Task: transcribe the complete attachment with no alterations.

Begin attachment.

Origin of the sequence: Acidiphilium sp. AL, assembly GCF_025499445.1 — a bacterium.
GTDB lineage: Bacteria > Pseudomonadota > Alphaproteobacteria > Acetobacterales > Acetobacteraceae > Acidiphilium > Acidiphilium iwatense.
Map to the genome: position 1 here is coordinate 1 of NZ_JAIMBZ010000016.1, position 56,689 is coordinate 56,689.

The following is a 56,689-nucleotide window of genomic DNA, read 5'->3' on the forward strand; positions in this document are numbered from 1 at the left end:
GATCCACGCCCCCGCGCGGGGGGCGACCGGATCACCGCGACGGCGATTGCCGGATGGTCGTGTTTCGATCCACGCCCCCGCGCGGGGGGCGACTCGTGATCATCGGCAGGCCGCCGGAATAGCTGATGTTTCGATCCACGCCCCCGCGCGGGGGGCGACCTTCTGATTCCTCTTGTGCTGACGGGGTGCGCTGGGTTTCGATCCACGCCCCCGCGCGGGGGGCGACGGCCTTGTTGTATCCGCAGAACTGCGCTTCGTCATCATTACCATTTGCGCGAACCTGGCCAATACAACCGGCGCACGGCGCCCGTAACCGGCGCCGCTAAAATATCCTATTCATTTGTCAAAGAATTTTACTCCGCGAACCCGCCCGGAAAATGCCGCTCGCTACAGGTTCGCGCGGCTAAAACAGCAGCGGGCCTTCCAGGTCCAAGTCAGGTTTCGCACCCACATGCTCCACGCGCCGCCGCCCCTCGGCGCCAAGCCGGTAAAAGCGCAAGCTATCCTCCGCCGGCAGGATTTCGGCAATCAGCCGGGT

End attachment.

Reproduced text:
Origin of the sequence: Acidiphilium sp. AL, assembly GCF_025499445.1 — a bacterium.
GTDB lineage: Bacteria > Pseudomonadota > Alphaproteobacteria > Acetobacterales > Acetobacteraceae > Acidiphilium > Acidiphilium iwatense.
Map to the genome: position 1 here is coordinate 1 of NZ_JAIMBZ010000016.1, position 56,689 is coordinate 56,689.

The following is a 56,689-nucleotide window of genomic DNA, read 5'->3' on the forward strand; positions in this document are numbered from 1 at the left end:
GATCCACGCCCCCGCGCGGGGGGCGACCGGATCACCGCGACGGCGATTGCCGGATGGTCGTGTTTCGATCCACGCCCCCGCGCGGGGGGCGACTCGTGATCATCGGCAGGCCGCCGGAATAGCTGATGTTTCGATCCACGCCCCCGCGCGGGGGGCGACCTTCTGATTCCTCTTGTGCTGACGGGGTGCGCTGGGTTTCGATCCACGCCCCCGCGCGGGGGGCGACGGCCTTGTTGTATCCGCAGAACTGCGCTTCGTCATCATTACCATTTGCGCGAACCTGGCCAATACAACCGGCGCACGGCGCCCGTAACCGGCGCCGCTAAAATATCCTATTCATTTGTCAAAGAATTTTACTCCGCGAACCCGCCCGGAAAATGCCGCTCGCTACAGGTTCGCGCGGCTAAAACAGCAGCGGGCCTTCCAGGTCCAAGTCAGGTTTCGCACCCACATGCTCCACGCGCCGCCGCCCCTCGGCGCCAAGCCGGTAAAAGCGCAAGCTATCCTCCGCCGGCAGGATTTCGGCAATCAGCCGGGT